So I decided to devote up to three months full-time effort to a deep dive into Zephyr, to see if it was a better path forward for me than nrfcxx.

I submitted my first patch 2018-11-18. Over the next three months I opened 45 issues and submitted 28 pull requests, of which 24 were merged.

Things got a little rocky from the start. I2C on Nordic didn’t work because the API specified a behavior that the driver didn’t support. The kernel command to wait for short periods (measured in microseconds) was horribly inaccurate on Nordic hardware. The system timer implementation was broken too, in an unrelated way.

All this in the first two weeks. This set the stage for the next ten weeks. Some things worked. More didn’t. Ultimately by early February I stopped actively contributing, primarily due to what I perceived as governance failures.

This is what exhausted my patience: Early on, after discussion with and general approval from participants in the weekly API telecon, I submitted a solution for gaps in GPIO configuration that added the features I needed without changing existing behavior. It took weeks and prodding before reviews came in; among several that were positive were a couple that could uncharitably be described as “I want it done this other way instead”. While both approaches could be justified, I wasn’t willing to relax the requirement for full backwards compatibility in the solution I provided, and the other parties weren’t willing to accept my work as a step towards a more significant rework by somebody else in the future. Deadlock. Two months after submission and ongoing back-and-forth it ended up in the Technical Steering Committee which chose to discard both proposals and revisit the issue for the next stable release.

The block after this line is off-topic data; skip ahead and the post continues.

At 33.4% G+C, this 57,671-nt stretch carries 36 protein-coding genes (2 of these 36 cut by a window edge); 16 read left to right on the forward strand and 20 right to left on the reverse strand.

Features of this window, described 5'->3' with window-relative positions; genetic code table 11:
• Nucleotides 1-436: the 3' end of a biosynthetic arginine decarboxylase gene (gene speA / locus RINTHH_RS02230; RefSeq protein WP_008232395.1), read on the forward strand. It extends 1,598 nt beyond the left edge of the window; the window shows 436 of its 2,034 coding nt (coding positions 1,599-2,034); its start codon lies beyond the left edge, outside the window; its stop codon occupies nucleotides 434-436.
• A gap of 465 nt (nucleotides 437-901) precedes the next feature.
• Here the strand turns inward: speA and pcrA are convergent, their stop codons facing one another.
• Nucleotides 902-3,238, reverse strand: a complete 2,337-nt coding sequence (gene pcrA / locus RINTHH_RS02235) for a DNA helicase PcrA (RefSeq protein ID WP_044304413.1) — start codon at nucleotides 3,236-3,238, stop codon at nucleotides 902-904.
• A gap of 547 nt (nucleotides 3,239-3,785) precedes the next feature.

Let me be clear: I don’t have a problem with that as a resolution. I do have a problem that the pull request sat for nine weeks, with ongoing discussion, and had to escalate to the highest decision-making body in the project before anybody could decide what should be done.

Linux has been a success in large part because it had a strong architectural lead who decided the bounds of acceptable technical solutions. Zephyr doesn’t have this: it depends on a contributor-based consensus model where merges require at least one approving review, no requests-for-change, and somebody who has commit privileges being interested enough to perform the merge. There is nobody with both the authority and the responsibility to ensure that architectural and process decisions are made in a timely manner.